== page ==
When you find yourself buried in debt, it can be difficult trying to determine the best way out of it. In some cases, people turn to debt consolidation as the answer to their financial woes, thinking that making one interest payment on a large sum is better than making multiple interest payments. However, debt consolidation is the wrong answer, and working through debt issues on your own could be the right one.
Debt consolidation only treats one symptom of your problem
When you put all your debt together in one place, it can make you feel like you’ve actually addressed the issue at hand, but in fact, you haven’t done anything at all. The only task you’ve accomplished is pushing all your problems into one large pile – but the actual problem (the crushing debt affecting your life) is still very present.
The habits that got you into debt aren’t being addressed
Maybe you accumulated your debt while in school. Maybe it was buying a new house, or losing your job and struggling to pay your bills. Whatever the cause of your debt, the fact remains, it’s there, and you can beg, borrow or steal your way out of it. Nothing is quick or easy about debt help, or addressing the problems that got you there in the first place. If your debt is from overspending habits or from living beyond your means, it’s crucial to actually figure those problems out so you don’t put yourself back in a hole once you’ve gotten your way out of one. Consolidating your debt can feel like a quick and easy solution to a potentially back-breaking problem, but remember – the underlying issues are still very present, and they won’t be ignored just because you’ve put all your proverbial eggs in one basket.
It’s a third party payment system, and debt agencies range in quality
While it can be a tempting idea, to think of making just one payment each month instead of many, when you consolidate your debt, you make payments through a credit counseling agency, and that in turn distributes the money to your creditors. Some agencies offer concessions on interest rates, but most don’t, and there’s little way to tell how good of quality your particular agency will be. If you pick the wrong agency to work through, and it might not even be obvious right away, you could be getting swindled out of precious dollars and not even know it.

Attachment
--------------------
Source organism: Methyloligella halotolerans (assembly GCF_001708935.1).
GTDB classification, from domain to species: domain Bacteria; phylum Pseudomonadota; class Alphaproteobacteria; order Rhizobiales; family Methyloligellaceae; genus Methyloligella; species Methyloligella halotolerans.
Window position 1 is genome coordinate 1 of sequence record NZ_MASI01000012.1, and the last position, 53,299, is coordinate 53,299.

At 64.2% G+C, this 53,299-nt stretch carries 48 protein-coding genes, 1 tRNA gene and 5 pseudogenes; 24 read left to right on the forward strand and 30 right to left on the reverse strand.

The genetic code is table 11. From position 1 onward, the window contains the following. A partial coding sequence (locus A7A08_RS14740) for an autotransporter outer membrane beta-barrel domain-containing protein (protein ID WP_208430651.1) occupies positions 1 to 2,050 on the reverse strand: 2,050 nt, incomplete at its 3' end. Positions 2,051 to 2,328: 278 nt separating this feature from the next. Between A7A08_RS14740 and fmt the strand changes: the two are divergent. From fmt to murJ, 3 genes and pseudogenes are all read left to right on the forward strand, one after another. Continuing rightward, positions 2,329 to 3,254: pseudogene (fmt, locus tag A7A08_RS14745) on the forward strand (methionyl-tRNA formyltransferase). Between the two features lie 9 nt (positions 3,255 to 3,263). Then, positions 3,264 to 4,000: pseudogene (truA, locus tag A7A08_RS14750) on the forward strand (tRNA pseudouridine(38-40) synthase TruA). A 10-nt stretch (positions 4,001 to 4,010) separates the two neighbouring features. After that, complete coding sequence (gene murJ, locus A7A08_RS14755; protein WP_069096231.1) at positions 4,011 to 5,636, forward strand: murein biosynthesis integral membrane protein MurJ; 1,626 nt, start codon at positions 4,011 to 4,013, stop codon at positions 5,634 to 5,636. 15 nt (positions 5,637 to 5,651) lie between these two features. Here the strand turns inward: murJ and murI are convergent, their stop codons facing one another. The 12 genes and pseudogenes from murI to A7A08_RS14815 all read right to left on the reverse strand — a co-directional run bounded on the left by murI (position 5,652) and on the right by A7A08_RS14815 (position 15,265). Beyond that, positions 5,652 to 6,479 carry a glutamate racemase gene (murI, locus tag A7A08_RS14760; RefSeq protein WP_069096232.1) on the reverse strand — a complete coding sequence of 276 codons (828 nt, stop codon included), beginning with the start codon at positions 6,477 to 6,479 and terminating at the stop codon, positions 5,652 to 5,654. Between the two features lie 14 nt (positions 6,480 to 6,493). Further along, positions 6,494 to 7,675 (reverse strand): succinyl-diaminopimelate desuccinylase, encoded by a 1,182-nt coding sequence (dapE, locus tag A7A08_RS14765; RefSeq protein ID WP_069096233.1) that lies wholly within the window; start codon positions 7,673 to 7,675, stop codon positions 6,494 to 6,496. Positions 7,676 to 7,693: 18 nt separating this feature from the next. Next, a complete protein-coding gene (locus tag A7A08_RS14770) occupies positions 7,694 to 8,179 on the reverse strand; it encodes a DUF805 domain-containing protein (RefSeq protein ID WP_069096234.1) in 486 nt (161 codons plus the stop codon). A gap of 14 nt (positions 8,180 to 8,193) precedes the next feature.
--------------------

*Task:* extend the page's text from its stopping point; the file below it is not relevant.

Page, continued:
Consolidation doesn’t suit every lifestyle
In the case of many people who select debt consolidation thinking it’s going to help them, they find they picked the wrong path because the terms of consolidation don’t suit their particular needs. If your debt is in secured debts, like tax debt, child support arrearage, old parking tickets, or the like, a debt consolidation plan is actually worse for you than it is better. While upfront, making one payment may seem desirous, you have to make sure you can make that one payment for years to come, and still have enough left over for essential expenses. If your salary or wages are not steady, or if you have a lot of cash left over each month after payments and expenses, debt consolidation is a waste of time.
You lose access to debt accounts until your loan is paid
When you agree to a debt consolidation plan, you will have to close all your credit accounts and won’t be able to get access to new ones until your debts have been paid. This can be difficult with a large debt you have to pay off for many years because if your family situation or job situation were to change unexpectedly, and you needed to be able to use a credit account, it wouldn’t be available to you.
Consolidation can be perceived as bankruptcy
Your credit report takes a serious hit when you consolidate your debt. While consolidation differs from bankruptcy in the sense you’re still taking care of your financial obligations, when creditors note you’re paying off a debt through a third party, it can be a red flag. Essentially consolidation shows you need help paying your bills, and that is something that will follow you around for years to come.
You’ll pay more interest over time
While debt consolidation will allow you to make a single payment, those payments come at a cost, which is more interest payments over time. The lower monthly payment may come from extending your payments out over more years, so you’re paying less each month, but more overall. With most debt payments, even high interest ones, you’re better off paying them down one by one.
You’re putting yourself at risk in other ways
Often in debt consolidation, you’re moving your money onto a home equity loan or line of credit. It seems like a reasonable approach, but it puts your home – and family – at risk. You essentially have to guarantee your home in this case, not knowing what the future may hold.
Even with debt consolidation, there is a lot of work to do
The places you owe money to are still going to be sending you account statements, which you’ll have to monitor and send back in. Agency reports do not reflect interest being charged, so if you don’t submit them, the balance the agency reports will be different from what your bank statements actually say. In the end, you could end up thinking your debt is all paid off, but because of debt consolidation, you may still be thousands in the red.